Now a team of scientists from Prince of Songkla University in Thailand has developed a simple, portable sensor device that can connect to a smartphone to show how much capsaicin is contained in a given chili pepper sample, according to a new paper in the journal ACS Applied Nano Materials. Bonus: the device is whimsically shaped just like a red-hot chili pepper.

An American pharmacist named Wilbur Scoville invented his eponymous Scoville scale for assessing the relative hotness of chili peppers back in 1912. That testing process involves dissolving a precise amount of dried pepper in alcohol so as to extract the capsaicinoids. The capsaicinoids are then diluted in sugar water. A panel of five trained tasters then tastes multiple samples with decreasing concentrations of capsaicinoids until at least three of them can no longer detect the heat in a given sample. The hotness of the pepper is then rated according to its Scoville heat units (SHU).

Read 8 remaining paragraphs | Comments

#capsaicin, #chemistry, #chili-peppers, #food-chemistry, #science


Sacklers—who made $11 billion off opioid crisis—to pay $225 million in damages

Protestors hold up a banner while surrounded by empty prescription bottles.

Enlarge / PURDUE PHARMA, STAMFORD, Conn. – 2019/09/12: Members of P.A.I.N. (Prescription Addiction Intervention Now) and Truth Pharm staged a protest on September 12, 2019, outside Purdue Pharma headquarters in Stamford, over their recent controversial opioid settlement. (credit: Getty | Erik McGregor)

The infamous megarich Sackler family will pay $235 million in civil penalties as part of a controversial $8.3 billion settlement with the US Department of Justice.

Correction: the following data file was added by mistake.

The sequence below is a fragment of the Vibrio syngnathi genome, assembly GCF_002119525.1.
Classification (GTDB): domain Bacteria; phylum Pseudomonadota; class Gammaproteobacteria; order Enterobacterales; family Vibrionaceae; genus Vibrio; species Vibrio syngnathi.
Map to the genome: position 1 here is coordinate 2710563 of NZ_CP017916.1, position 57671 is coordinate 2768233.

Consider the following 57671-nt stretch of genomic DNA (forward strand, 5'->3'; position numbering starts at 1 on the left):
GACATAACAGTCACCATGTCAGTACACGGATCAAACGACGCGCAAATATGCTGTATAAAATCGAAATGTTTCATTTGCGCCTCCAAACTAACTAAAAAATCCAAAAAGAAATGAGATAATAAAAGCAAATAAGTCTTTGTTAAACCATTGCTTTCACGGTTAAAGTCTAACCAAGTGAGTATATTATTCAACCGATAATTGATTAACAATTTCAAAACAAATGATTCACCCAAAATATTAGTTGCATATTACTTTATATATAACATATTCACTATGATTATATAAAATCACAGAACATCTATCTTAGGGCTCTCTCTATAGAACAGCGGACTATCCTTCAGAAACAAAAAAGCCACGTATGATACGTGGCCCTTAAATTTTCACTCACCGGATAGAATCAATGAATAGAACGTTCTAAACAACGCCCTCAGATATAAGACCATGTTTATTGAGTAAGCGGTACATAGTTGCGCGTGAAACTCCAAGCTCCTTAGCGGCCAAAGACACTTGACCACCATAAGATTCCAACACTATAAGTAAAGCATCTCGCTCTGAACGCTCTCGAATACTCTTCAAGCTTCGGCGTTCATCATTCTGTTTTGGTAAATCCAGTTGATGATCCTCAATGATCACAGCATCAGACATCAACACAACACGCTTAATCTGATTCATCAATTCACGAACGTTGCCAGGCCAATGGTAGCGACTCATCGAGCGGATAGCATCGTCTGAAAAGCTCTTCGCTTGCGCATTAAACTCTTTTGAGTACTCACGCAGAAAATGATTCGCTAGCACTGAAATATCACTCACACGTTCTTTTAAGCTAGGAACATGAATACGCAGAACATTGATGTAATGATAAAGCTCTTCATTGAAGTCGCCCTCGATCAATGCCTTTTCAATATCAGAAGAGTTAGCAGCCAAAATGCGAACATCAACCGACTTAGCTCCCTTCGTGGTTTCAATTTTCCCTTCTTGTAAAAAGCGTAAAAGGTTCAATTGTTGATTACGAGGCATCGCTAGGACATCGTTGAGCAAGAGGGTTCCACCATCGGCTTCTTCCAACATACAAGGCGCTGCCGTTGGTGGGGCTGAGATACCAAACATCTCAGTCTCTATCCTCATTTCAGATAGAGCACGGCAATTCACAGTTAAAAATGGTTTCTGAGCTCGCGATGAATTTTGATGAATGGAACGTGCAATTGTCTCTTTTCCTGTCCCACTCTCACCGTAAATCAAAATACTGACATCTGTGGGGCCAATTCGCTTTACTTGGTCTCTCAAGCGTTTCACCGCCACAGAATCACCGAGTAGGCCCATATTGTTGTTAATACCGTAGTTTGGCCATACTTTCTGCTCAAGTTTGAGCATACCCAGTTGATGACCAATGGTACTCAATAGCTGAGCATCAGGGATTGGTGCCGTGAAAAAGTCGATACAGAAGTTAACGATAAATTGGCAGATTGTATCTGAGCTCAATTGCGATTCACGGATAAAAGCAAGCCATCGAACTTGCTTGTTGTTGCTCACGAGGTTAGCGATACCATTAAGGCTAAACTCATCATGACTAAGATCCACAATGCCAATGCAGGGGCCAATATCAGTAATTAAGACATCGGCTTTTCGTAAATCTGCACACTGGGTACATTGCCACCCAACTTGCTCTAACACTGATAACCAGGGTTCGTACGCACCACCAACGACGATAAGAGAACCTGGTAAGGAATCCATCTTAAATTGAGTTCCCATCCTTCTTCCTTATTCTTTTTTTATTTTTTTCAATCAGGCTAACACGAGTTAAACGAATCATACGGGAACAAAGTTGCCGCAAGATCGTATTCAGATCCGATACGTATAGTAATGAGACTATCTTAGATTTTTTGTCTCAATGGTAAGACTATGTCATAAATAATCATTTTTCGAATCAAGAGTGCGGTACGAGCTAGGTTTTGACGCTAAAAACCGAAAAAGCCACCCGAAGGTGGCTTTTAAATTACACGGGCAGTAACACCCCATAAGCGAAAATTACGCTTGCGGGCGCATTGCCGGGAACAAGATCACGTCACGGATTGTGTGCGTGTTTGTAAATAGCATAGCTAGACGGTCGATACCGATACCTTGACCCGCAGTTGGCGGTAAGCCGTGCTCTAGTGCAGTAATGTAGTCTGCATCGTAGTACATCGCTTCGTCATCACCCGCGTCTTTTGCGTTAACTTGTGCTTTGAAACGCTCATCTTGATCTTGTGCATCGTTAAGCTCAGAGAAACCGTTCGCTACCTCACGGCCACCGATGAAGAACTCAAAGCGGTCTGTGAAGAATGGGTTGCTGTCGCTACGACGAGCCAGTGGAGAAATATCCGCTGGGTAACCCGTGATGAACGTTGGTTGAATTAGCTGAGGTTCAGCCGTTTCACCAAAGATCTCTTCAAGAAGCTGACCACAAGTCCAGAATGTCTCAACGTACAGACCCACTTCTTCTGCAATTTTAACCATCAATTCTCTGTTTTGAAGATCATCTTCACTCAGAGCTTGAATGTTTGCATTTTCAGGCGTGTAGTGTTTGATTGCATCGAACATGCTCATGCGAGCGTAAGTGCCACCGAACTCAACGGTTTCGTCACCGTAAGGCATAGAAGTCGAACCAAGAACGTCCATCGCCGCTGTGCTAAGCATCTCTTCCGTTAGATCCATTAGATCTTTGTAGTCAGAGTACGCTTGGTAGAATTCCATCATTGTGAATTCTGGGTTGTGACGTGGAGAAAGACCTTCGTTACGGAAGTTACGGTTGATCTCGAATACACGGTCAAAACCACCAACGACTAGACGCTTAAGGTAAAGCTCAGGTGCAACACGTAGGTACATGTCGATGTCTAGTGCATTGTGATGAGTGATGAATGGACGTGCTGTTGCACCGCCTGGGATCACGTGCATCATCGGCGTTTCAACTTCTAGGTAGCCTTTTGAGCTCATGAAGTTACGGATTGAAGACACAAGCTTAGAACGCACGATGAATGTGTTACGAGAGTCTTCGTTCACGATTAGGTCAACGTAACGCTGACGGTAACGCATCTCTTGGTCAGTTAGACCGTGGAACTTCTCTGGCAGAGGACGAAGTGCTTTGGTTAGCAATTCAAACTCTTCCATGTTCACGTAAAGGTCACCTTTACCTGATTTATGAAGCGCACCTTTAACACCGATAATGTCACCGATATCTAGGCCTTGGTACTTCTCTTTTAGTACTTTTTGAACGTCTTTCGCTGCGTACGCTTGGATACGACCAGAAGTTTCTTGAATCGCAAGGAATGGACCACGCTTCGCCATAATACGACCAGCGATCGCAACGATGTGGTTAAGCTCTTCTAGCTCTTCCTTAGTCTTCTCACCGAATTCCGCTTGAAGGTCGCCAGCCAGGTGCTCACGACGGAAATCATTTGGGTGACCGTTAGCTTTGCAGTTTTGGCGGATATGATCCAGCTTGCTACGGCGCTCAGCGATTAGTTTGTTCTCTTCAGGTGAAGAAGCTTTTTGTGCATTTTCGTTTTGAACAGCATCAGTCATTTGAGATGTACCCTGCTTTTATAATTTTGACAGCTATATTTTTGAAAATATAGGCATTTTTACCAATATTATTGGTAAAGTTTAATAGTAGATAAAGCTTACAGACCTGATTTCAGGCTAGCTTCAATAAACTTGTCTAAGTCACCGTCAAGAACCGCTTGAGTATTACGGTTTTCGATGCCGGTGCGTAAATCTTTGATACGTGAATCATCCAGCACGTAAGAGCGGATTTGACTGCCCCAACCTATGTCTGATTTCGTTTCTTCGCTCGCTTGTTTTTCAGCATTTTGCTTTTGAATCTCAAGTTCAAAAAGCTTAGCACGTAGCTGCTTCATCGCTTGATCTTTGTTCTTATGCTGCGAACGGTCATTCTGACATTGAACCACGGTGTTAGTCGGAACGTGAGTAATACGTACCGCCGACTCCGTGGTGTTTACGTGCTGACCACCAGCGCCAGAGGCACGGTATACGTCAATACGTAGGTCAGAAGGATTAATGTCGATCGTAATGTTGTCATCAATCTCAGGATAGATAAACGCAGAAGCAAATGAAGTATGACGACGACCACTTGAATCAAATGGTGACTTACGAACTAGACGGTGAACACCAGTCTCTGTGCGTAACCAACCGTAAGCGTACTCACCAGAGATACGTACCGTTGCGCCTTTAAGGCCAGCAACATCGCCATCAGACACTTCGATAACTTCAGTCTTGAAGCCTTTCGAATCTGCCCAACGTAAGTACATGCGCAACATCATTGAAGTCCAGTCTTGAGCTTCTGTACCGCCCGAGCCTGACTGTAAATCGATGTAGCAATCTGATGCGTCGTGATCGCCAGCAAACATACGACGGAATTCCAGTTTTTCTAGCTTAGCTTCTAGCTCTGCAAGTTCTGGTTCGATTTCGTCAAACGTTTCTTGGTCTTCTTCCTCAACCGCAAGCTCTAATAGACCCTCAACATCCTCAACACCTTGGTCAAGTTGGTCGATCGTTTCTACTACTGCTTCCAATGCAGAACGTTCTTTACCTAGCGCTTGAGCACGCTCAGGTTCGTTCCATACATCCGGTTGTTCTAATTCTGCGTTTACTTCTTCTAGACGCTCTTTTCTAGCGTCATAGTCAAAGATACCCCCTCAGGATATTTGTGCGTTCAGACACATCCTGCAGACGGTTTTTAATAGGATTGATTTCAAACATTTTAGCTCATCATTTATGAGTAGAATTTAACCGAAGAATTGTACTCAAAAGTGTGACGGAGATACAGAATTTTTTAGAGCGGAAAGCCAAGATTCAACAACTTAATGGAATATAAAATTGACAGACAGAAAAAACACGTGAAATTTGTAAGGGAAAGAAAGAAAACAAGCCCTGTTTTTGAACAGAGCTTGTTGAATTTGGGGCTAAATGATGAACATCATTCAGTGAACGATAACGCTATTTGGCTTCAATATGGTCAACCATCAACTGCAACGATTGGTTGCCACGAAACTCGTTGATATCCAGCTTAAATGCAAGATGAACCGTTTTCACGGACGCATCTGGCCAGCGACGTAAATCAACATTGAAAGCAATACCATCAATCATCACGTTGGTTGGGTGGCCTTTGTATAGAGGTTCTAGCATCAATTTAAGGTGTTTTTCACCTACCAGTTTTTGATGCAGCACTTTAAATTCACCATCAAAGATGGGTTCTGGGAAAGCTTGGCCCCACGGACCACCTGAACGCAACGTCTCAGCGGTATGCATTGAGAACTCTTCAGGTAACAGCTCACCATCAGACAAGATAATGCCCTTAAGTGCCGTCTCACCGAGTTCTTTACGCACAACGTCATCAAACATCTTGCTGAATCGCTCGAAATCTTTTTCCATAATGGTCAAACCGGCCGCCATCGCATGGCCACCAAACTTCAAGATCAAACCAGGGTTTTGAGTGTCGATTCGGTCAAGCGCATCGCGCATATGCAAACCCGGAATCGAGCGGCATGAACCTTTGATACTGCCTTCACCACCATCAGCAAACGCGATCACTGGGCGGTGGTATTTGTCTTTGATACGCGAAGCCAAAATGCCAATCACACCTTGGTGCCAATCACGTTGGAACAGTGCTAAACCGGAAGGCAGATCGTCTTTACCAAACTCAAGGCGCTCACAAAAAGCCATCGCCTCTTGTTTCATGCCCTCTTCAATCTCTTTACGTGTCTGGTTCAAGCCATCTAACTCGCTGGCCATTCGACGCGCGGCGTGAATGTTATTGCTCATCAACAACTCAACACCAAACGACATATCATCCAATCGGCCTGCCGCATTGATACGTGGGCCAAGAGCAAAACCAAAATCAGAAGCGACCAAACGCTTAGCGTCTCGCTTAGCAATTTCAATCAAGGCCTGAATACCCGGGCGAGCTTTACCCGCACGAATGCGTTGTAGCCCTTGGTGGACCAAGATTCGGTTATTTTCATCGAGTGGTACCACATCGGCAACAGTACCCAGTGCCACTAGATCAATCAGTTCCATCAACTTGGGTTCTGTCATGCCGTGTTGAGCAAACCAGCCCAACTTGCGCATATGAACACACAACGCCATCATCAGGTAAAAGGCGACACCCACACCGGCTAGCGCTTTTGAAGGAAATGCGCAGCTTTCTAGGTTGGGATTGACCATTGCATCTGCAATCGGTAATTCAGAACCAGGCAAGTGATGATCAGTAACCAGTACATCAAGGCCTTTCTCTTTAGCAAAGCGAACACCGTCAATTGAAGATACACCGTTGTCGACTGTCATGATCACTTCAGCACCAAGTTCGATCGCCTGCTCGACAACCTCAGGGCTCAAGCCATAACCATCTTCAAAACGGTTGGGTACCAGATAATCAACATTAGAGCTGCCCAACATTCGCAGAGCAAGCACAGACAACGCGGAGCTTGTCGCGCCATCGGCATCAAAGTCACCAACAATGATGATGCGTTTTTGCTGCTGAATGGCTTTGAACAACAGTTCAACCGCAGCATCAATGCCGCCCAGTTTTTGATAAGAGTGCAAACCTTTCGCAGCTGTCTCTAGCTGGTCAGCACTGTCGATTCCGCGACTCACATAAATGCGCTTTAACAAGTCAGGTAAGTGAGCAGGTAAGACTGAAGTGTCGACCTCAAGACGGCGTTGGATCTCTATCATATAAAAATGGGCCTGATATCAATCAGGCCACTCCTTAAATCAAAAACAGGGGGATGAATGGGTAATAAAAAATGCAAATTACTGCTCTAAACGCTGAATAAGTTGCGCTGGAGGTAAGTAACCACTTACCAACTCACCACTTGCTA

Members of the Sackler family own and formerly directed Purdue Pharma, which introduced the powerful opioid painkiller OxyContin in 1996. Throughout the years, Purdue and members of the Sackler family have been accused of using aggressive, misleading marketing tactics to push the highly addictive opioid painkiller on doctors and patients, which helped spark a massive nationwide epidemic of opioid abuse and overdose. So far, nearly 450,000 people have died from opioid overdoses in the United States during the past two decades, and the epidemic is still ongoing.

As part of the settlement with the federal government, Purdue will plead guilty to one count of defrauding the United States and two counts of violating the anti-kickback statute. Between 2009 and 2017, Purdue paid two doctors via the company’s doctor speaker program to increase opioid prescriptions to patients, according to the Justice Department. In 2016, the company also paid an electronic medical records company to install prompts and alerts in its software that would refer, recommend, and set up ordering for Purdue’s opioid drugs for patients.

Read 12 remaining paragraphs | Comments

#addiction, #doj, #opioid, #purdue, #sacklers, #science, #settlement


Apple pushes out iOS 14.1, iMovie updates, and more

Promotional image of smartphones against a white background.

Enlarge / The various color options of the iPhone 12. (credit: Apple)

This week, Apple has released a number of software updates to pave the way for tomorrow’s iPhone 12 launch. Among them: iOS and iPadOS 14.1, and updates to iMovie and GarageBand for iOS.